Nov 2nd, 2018, 12:00 - 1:30
A Cultural Trauma Model of Market Redevelopment: Finding "Purpose" to Address Poverty, Exclusion and Injustice
Stacey Menzel Baker, Department of Marketing and Management, Heider College of Business, Creighton University
Cultural trauma theory (CTT) Illuminates social responsibility and political action by revealing interactions between traumatic events, trauma narratives, social practices, and social structures. The theory posits that when collective trauma rises to the level of cultural trauma actions will be taken and resources will be garnered to relieve suffering. CTT is used as an analytical frame to discuss work in two impoverished neighborhoods over the last three years. Both neighborhoods are actively working to create a more just and inclusive experience within the broader metropolitan area; however, different development models guide efforts in the two neighborhoods. The presentation describes these models, and then offers insights related to the degree of social and material change noticed within the neighborhoods, the sustainability of the different development models, and the energy and perceived material and social wellbeing related to the efforts.
Stacey was selected as our annual "fly-in" speaker--someone who does not live within driving distance of Chicago and whose travel expenses are paid by our generous sponsors. As is true every year, nominations and voting for the "fly in" speaker were open to everyone on the C4 mailing list. Thanks to all who participated!
February 1st, 2019, 12:00 - 1:30
Gender-Based Status Competition In The Gaming Subculture
Jenna Drenten, Marketing Department, Quinlan School of Business, Robert Harrison, Marketing Department, Western Michigan University, Nick Pendarvis, Marketing Department, California State University
Previous research focuses primarily on understanding status competition from the perspective of Bourdieu, specifically examining field-dependent status and cultural capital. However, Bourdieu’s focus on class-based status may fall short in fully capturing gendered experiences. To better explore how gender-based status competition, Jenna and her co-authors turn to the theoretical framing of tokenism, wherein a dominant group is under pressure to share privilege, power, or other desirable commodities with an excluded group. The purpose of Jenna's presentation will be to explore how gender-based status competition manifests in a gendered consumption context, specifically in the subculture of video gaming which is culturally perceived as a masculine endeavor. Drawing on interviews with twenty-one female gamers, Jenna and her co-authors identify three ways in which women experience gender-based tokenism in gaming: 1) boundary heightening and isolation, 2) exacerbated pressures to perform, and 3) microaggressions. In contrast to Bourdieu, cultural capital is not enough to accrue field-dependent status in a gendered field given the emergence of gender-based status competition. Their findings suggest that gender-based status competition is driven by tokenism, which highlights the constraints to upward mobility in a gendered subculture.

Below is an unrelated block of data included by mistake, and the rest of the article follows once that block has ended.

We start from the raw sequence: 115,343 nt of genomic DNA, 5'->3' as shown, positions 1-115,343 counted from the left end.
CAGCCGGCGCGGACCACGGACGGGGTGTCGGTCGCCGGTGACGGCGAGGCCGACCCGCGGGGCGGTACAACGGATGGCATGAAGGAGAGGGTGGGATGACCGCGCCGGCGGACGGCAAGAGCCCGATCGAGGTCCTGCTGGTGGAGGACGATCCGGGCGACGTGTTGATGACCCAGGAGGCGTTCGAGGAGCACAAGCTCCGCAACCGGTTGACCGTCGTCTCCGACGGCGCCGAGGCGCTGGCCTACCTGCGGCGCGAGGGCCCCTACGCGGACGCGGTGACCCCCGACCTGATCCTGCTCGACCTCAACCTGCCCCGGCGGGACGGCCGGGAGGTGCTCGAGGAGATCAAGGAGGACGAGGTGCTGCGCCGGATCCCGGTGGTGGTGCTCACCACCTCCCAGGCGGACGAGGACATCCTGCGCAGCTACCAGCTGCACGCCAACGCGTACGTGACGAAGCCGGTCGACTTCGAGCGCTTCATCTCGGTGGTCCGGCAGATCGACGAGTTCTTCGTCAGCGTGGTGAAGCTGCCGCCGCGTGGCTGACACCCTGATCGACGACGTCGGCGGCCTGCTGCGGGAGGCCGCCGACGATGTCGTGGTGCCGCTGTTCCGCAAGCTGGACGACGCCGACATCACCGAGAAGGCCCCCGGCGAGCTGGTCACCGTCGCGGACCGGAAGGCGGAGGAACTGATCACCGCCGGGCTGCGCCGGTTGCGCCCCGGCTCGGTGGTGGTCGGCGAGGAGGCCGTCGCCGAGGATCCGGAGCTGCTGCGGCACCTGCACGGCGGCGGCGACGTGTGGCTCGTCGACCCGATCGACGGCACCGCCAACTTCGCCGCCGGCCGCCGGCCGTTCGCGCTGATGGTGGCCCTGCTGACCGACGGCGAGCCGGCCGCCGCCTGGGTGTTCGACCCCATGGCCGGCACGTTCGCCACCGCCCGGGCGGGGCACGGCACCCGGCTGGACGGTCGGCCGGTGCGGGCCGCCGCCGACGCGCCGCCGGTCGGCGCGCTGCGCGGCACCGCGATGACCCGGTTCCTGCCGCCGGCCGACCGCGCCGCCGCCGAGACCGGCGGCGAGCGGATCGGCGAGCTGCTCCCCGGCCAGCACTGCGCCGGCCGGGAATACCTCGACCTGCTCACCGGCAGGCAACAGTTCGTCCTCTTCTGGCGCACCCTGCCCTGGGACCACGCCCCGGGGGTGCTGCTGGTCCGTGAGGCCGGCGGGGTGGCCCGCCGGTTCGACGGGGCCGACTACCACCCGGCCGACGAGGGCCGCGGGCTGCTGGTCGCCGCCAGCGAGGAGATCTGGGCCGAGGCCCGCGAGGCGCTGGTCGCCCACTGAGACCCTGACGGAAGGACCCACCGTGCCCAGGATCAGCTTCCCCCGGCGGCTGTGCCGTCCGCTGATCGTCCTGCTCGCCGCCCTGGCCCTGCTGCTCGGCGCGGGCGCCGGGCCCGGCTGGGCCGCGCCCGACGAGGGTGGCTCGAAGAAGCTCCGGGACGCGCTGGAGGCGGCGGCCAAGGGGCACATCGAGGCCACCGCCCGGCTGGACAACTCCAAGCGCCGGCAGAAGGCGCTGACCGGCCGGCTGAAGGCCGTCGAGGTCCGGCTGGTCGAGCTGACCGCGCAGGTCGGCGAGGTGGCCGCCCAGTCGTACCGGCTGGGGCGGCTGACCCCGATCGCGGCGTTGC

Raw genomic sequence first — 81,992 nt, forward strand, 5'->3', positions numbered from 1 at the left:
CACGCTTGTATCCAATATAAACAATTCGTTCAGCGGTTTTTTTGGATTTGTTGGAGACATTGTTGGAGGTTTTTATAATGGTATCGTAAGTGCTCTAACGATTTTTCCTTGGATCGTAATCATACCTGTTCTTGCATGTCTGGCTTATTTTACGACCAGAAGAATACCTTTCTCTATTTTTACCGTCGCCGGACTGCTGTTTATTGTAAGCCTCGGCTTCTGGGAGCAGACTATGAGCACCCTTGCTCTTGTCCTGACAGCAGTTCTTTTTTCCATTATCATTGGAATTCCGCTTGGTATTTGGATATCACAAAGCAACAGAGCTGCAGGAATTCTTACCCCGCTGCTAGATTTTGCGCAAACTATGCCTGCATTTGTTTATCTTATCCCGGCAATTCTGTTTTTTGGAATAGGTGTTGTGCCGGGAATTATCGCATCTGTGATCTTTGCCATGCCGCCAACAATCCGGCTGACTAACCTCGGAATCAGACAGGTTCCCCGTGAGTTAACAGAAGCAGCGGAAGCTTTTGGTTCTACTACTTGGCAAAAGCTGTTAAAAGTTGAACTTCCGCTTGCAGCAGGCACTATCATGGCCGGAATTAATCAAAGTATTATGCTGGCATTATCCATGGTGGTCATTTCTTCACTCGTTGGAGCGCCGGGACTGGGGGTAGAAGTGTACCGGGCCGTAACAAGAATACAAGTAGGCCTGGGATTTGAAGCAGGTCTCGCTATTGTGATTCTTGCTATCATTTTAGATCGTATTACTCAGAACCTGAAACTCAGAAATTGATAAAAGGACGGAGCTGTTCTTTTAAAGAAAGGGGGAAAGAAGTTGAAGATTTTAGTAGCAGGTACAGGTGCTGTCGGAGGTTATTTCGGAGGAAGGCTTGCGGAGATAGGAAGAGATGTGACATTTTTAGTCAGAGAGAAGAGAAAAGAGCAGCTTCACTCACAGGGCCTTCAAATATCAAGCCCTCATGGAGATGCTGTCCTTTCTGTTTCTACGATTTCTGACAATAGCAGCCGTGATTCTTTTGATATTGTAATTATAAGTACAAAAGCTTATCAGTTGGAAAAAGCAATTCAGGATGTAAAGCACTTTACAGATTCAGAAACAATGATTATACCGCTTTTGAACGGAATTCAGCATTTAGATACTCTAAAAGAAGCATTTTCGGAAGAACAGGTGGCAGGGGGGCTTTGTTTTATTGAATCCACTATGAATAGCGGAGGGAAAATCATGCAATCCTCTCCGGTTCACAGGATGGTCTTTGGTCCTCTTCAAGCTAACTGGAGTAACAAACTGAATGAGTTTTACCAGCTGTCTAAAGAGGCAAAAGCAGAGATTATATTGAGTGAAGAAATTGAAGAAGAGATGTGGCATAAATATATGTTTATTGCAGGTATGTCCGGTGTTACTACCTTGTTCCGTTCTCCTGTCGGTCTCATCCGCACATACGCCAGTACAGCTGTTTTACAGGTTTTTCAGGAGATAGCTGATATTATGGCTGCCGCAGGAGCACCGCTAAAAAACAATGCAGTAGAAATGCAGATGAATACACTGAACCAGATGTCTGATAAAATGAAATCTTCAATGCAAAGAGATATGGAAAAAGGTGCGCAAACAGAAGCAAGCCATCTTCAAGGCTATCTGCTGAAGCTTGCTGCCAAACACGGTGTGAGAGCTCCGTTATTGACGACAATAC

March 1st, 2019, 12:00 - 1:30
Authenticity and Foreign Film Translations
Alan Malter, Department of Managerial Studies, University of Illinois Chicago
April 5th, 2019, 12:00 - 1:30